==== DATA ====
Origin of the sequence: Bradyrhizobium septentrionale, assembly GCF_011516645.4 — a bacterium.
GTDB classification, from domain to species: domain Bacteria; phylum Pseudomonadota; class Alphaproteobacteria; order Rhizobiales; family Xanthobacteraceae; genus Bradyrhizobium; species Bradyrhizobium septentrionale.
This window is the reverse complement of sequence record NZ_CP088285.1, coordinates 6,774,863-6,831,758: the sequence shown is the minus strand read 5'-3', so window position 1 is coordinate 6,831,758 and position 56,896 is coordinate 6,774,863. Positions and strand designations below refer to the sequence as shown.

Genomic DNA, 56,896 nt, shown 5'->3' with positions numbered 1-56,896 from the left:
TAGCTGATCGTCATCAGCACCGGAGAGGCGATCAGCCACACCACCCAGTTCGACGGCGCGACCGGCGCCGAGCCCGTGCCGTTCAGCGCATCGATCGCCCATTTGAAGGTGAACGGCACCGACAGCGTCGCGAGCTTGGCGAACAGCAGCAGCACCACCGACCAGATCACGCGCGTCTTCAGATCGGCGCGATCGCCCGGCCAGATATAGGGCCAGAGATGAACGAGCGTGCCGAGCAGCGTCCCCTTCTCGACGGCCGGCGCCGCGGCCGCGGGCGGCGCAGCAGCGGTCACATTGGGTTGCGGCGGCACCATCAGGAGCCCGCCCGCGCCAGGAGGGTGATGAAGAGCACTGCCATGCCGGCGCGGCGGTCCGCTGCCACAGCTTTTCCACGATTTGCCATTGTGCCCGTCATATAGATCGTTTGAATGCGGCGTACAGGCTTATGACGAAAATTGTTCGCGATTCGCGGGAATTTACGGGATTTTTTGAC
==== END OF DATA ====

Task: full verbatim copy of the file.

Origin of the sequence: Bradyrhizobium septentrionale, assembly GCF_011516645.4 — a bacterium.
GTDB classification, from domain to species: domain Bacteria; phylum Pseudomonadota; class Alphaproteobacteria; order Rhizobiales; family Xanthobacteraceae; genus Bradyrhizobium; species Bradyrhizobium septentrionale.
This window is the reverse complement of sequence record NZ_CP088285.1, coordinates 6,774,863-6,831,758: the sequence shown is the minus strand read 5'-3', so window position 1 is coordinate 6,831,758 and position 56,896 is coordinate 6,774,863. Positions and strand designations below refer to the sequence as shown.

Genomic DNA, 56,896 nt, shown 5'->3' with positions numbered 1-56,896 from the left:
TAGCTGATCGTCATCAGCACCGGAGAGGCGATCAGCCACACCACCCAGTTCGACGGCGCGACCGGCGCCGAGCCCGTGCCGTTCAGCGCATCGATCGCCCATTTGAAGGTGAACGGCACCGACAGCGTCGCGAGCTTGGCGAACAGCAGCAGCACCACCGACCAGATCACGCGCGTCTTCAGATCGGCGCGATCGCCCGGCCAGATATAGGGCCAGAGATGAACGAGCGTGCCGAGCAGCGTCCCCTTCTCGACGGCCGGCGCCGCGGCCGCGGGCGGCGCAGCAGCGGTCACATTGGGTTGCGGCGGCACCATCAGGAGCCCGCCCGCGCCAGGAGGGTGATGAAGAGCACTGCCATGCCGGCGCGGCGGTCCGCTGCCACAGCTTTTCCACGATTTGCCATTGTGCCCGTCATATAGATCGTTTGAATGCGGCGTACAGGCTTATGACGAAAATTGTTCGCGATTCGCGGGAATTTACGGGATTTTTTGAC